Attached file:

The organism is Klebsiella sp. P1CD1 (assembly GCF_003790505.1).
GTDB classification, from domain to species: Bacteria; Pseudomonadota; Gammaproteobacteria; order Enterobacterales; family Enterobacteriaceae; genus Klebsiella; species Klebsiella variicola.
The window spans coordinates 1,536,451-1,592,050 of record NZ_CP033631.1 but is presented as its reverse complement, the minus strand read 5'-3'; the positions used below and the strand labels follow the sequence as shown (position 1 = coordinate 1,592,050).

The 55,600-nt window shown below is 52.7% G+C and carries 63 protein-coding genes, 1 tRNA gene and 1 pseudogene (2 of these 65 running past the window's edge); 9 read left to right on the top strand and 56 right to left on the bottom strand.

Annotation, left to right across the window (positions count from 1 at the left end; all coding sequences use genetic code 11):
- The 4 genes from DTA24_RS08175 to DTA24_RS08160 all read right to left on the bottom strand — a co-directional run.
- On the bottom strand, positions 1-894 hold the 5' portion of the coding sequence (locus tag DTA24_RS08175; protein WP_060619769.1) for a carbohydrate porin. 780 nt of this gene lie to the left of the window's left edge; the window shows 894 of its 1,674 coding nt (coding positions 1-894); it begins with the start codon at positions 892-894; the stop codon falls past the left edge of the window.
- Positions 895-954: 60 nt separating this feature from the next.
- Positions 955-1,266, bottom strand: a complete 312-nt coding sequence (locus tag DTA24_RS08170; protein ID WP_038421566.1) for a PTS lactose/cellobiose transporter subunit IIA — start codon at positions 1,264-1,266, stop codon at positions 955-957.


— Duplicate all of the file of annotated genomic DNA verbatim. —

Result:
The organism is Klebsiella sp. P1CD1 (assembly GCF_003790505.1).
GTDB classification, from domain to species: Bacteria; Pseudomonadota; Gammaproteobacteria; order Enterobacterales; family Enterobacteriaceae; genus Klebsiella; species Klebsiella variicola.
The window spans coordinates 1,536,451-1,592,050 of record NZ_CP033631.1 but is presented as its reverse complement, the minus strand read 5'-3'; the positions used below and the strand labels follow the sequence as shown (position 1 = coordinate 1,592,050).

The 55,600-nt window shown below is 52.7% G+C and carries 63 protein-coding genes, 1 tRNA gene and 1 pseudogene (2 of these 65 running past the window's edge); 9 read left to right on the top strand and 56 right to left on the bottom strand.

Annotation, left to right across the window (positions count from 1 at the left end; all coding sequences use genetic code 11):
- The 4 genes from DTA24_RS08175 to DTA24_RS08160 all read right to left on the bottom strand — a co-directional run.
- On the bottom strand, positions 1-894 hold the 5' portion of the coding sequence (locus tag DTA24_RS08175; protein WP_060619769.1) for a carbohydrate porin. 780 nt of this gene lie to the left of the window's left edge; the window shows 894 of its 1,674 coding nt (coding positions 1-894); it begins with the start codon at positions 892-894; the stop codon falls past the left edge of the window.
- Positions 895-954: 60 nt separating this feature from the next.
- Positions 955-1,266, bottom strand: a complete 312-nt coding sequence (locus tag DTA24_RS08170; protein ID WP_038421566.1) for a PTS lactose/cellobiose transporter subunit IIA — start codon at positions 1,264-1,266, stop codon at positions 955-957.